A successful day of geyser chasing complete, I headed back to the car and began the trip north back to Madison Campground. Another “fun” evening of Madison Junction travel awaited me. I timed it this trip, and it was 40 MINUTES to go 1.5 miles. 40 MINUTES. Luckily I had some Cheez-its and trail mix in my car so I could snack. Absolute ridiculousness. Like the previous day, I drove the last quarter mile on the wrong side of the road so I could get into the campground.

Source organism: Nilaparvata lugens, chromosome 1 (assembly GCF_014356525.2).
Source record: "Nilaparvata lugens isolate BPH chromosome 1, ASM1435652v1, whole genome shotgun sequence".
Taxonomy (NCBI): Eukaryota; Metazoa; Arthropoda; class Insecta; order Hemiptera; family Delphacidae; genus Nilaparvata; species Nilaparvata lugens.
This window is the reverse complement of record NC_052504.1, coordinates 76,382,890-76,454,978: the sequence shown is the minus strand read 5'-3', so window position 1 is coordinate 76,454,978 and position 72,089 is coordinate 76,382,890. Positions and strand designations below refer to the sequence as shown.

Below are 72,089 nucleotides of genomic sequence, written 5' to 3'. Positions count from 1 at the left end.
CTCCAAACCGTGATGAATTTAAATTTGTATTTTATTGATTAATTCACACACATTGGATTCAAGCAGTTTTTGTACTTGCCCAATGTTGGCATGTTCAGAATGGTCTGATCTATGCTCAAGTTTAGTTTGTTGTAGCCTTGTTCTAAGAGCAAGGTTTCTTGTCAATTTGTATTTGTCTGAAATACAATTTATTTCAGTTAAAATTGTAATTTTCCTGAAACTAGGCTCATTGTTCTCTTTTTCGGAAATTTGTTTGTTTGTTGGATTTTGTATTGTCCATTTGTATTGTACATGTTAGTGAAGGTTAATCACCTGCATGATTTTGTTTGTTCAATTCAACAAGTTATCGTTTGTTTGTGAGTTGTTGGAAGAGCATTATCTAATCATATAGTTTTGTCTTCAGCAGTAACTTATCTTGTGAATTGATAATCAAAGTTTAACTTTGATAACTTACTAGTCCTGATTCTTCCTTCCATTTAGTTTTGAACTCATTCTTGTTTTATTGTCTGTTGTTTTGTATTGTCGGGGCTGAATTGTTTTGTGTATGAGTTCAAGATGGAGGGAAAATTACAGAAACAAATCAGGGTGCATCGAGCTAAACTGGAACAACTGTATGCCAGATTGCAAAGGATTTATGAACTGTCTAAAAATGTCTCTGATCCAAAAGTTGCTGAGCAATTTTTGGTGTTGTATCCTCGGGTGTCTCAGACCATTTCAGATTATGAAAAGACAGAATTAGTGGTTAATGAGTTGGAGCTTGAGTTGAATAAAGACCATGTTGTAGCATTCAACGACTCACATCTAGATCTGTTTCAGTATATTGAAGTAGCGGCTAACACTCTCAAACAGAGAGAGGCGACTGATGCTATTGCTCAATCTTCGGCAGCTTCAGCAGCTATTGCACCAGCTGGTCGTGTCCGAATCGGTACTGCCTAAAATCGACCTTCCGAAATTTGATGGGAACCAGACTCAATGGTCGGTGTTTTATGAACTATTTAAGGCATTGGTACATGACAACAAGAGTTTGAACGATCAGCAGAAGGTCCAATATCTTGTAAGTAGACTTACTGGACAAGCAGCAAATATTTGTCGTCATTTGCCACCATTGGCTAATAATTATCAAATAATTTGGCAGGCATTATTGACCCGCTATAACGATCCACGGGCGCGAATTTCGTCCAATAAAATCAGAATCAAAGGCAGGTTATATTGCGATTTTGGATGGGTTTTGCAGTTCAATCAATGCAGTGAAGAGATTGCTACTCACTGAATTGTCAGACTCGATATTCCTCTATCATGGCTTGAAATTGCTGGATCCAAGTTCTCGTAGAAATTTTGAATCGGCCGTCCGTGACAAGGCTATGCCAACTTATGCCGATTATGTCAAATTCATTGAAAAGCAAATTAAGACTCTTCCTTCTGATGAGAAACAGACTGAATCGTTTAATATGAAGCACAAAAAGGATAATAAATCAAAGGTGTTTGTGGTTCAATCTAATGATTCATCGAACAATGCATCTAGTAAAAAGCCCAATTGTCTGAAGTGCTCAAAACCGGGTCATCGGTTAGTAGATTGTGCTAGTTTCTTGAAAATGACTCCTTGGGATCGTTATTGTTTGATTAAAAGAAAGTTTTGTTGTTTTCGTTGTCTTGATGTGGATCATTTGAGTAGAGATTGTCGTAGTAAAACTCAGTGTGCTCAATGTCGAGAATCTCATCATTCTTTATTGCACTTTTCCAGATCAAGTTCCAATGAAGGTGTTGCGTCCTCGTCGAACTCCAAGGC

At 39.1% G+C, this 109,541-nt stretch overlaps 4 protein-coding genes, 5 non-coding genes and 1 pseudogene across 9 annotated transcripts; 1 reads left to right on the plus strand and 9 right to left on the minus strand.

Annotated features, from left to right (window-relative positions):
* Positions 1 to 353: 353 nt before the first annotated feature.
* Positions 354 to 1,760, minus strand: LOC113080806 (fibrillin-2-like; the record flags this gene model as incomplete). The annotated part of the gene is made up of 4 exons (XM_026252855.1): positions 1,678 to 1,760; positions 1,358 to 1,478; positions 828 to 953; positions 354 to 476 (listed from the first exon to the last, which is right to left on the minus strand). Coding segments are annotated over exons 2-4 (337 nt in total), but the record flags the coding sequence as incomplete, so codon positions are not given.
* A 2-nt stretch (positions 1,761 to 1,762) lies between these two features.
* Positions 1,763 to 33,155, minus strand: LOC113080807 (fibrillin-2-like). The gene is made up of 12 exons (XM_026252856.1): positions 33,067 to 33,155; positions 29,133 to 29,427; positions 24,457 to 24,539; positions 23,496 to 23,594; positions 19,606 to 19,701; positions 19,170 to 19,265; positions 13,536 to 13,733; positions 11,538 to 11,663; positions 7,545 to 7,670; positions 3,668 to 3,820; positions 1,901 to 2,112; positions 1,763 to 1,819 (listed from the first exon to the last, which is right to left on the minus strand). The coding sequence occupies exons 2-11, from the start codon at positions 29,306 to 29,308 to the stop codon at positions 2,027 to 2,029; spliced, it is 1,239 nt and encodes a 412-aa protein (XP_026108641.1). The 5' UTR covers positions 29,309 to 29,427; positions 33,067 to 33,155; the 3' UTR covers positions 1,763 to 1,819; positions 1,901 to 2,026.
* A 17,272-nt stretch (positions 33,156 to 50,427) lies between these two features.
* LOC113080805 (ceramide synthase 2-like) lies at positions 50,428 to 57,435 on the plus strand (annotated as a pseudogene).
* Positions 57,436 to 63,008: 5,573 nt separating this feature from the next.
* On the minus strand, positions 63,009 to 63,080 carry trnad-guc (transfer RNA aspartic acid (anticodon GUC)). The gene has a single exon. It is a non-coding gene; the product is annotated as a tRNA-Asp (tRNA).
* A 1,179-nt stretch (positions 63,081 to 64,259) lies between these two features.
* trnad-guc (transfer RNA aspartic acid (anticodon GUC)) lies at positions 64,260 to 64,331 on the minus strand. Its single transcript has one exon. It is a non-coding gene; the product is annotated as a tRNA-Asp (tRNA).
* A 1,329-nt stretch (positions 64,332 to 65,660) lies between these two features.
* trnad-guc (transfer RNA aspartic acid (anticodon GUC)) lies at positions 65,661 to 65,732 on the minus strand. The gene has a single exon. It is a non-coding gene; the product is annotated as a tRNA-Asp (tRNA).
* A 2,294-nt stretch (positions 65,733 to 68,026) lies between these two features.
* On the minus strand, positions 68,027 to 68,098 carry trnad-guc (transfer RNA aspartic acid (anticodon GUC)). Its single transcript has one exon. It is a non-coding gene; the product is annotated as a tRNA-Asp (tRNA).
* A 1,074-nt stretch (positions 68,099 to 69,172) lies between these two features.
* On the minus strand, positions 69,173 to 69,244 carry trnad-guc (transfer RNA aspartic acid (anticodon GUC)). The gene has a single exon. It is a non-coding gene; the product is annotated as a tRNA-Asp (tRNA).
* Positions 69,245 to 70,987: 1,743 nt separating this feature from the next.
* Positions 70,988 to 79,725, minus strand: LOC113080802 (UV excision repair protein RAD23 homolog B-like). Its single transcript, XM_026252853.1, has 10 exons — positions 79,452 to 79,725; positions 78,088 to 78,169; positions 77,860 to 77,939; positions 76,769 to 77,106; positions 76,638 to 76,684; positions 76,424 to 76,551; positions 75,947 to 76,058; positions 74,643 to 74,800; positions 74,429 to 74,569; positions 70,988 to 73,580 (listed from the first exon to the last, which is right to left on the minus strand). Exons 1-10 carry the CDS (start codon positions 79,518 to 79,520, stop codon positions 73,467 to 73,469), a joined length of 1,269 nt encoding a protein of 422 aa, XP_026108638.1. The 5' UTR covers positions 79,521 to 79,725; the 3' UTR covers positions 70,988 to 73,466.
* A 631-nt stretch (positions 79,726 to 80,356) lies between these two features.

This would be my final night at Madison, which I was a little sad about as it is in such a great location for all my geyser chasing, but I also really didn’t enjoy my campsite too much since it was so close to others so I was happy to make a change and hopefully have a bit more space and privacy. I chatted with the gentleman from Flagstaff across from me who told me how he comes to Yellowstone twice a year for two weeks at a time (so jealous!), and then delved into dinner (which I didn’t photograph as the packet of chicken I used made it not look appetizing but it was delicious otherwise!). I did take a quick walk down to the Madison River, but didn’t stay long as someone was blasting some music ridiculously loud and it was ruining the whole experience (and to be fair, the sun set). I think there was still traffic backed up trying to get into West Yellowstone by the time my head hit the pillow…